“Western Balkans Dialogue” helps build a ‘stronger region’ (+video)

September 17, 2015

Image1The regional cooperation on display at the first “Western Balkans Dialogue” is an essential component of efforts to build a stronger and more secure region, according to David Muniz, Deputy Chief of Mission of the U.S. Embassy in Tirana.

“The (Open Goverment) Partnership is now is a global community of government reformers, civil society leaders, and business innovators, working together to advance good governance and to implement ambitious open government reforms,” Muniz said, speaking at “Open Government, Engaged Citizens: A Learn and Show Initiative to Make Open Government Partnership Work” in Tirana, Albania, September 10.

“Your presence here today, at the Balkans OGP Dialogue, highlights both the importance of this partnership and recognizes this region’s progress towards eventual membership in Euro-Atlantic structures.”

The two-day event, organized by the Institute for Democracy and Mediation (IDM), attracted hundreds of international participants to focus on effective initiatives to further open government in the region.

The gathering was part of Advocacy for Open Government, an EU-funded PASOS project to encourage governments in Albania, Bosnia and Herzegovina, Kosovo, Macedonia, Montenegro, and Serbia to become more transparent. OGP is a multilateral initiative that aims to secure concrete commitments from governments to promote transparency, empower citizens, fight corruption and harness new technologies to strengthen governance.

“We know that countries with open governments will become more secure, peaceful, and prosperous. This why we were one of the founding members of the Partnership and have taken steps to make our own government more transparent, effective, and accountable as a result,” Muniz told the participants.

“We hope that through dialogue such as this one you will collaborate to create initiatives that further open government in countries throughout the region. Regional cooperation, especially through OGP, is essential for progress toward a stronger and more successful Balkan region.”

Muniz made his remarks during a series of welcome speeches that opened the conference. Other speakers included Nicola Bertolini, Head of Sector for Civil Society and Social and Territorial Cooperation. DG NEAR, European Commission; and Milena Harito, Minister of Innovation and Public Administration/Albanian National OGP Coordinator.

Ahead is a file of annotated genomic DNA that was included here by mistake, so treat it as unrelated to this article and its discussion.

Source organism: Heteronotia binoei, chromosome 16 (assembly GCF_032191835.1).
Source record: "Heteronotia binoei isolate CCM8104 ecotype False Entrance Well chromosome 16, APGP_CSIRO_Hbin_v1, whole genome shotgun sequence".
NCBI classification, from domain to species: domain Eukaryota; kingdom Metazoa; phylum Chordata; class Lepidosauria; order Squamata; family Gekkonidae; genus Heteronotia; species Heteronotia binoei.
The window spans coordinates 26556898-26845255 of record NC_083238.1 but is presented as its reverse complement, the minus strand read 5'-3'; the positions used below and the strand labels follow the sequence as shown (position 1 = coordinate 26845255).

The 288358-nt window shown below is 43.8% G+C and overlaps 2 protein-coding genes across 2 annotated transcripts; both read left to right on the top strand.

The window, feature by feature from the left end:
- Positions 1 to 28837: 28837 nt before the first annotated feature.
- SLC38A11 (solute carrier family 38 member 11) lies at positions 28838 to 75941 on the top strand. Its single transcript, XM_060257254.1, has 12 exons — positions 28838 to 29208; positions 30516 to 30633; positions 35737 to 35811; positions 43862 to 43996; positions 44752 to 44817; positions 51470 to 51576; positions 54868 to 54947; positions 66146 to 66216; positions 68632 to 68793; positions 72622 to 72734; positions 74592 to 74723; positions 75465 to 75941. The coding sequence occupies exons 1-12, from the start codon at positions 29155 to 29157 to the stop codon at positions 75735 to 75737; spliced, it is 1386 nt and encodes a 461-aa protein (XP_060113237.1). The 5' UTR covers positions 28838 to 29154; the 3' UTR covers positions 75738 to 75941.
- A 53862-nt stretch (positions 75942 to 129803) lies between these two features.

The speeches were followed by a series of panel discussions and workshops on such topics as corruption, public procurement, delivery of public services, open data, state capture, creating safer communites, and open parliaments.

Paul Maassen, Director for Civil Society Engagement at the Open Government Partnership, told the gathering that one way to help insure the success of the OPG is for individual countries to focus on particular aspects of transparency to set an example for other countries in the region. He said one important challenge was getting government officials to change the way they think about information.

“Involving citizens, and really listening to citizens, is what is really difficult for governments, and where peer learning would really help,” he said. “I think we need more people that speak the language of open government so skillfully and so passionately that they convince others to speak the same language.”

Representatives from PASOS members that are partners in Advocacy for Open Government appeared on a panel to offer updates on how the project is progressing in their countries.

IDM, which hosted the conference in cooperation with the Albanian government’s Office of the OGP National Coordinator/Minister of Innovation and Public Administration, intends the event to become a regularly scheduled forum.

Below are videos of the event’s opening and closing plenaries:

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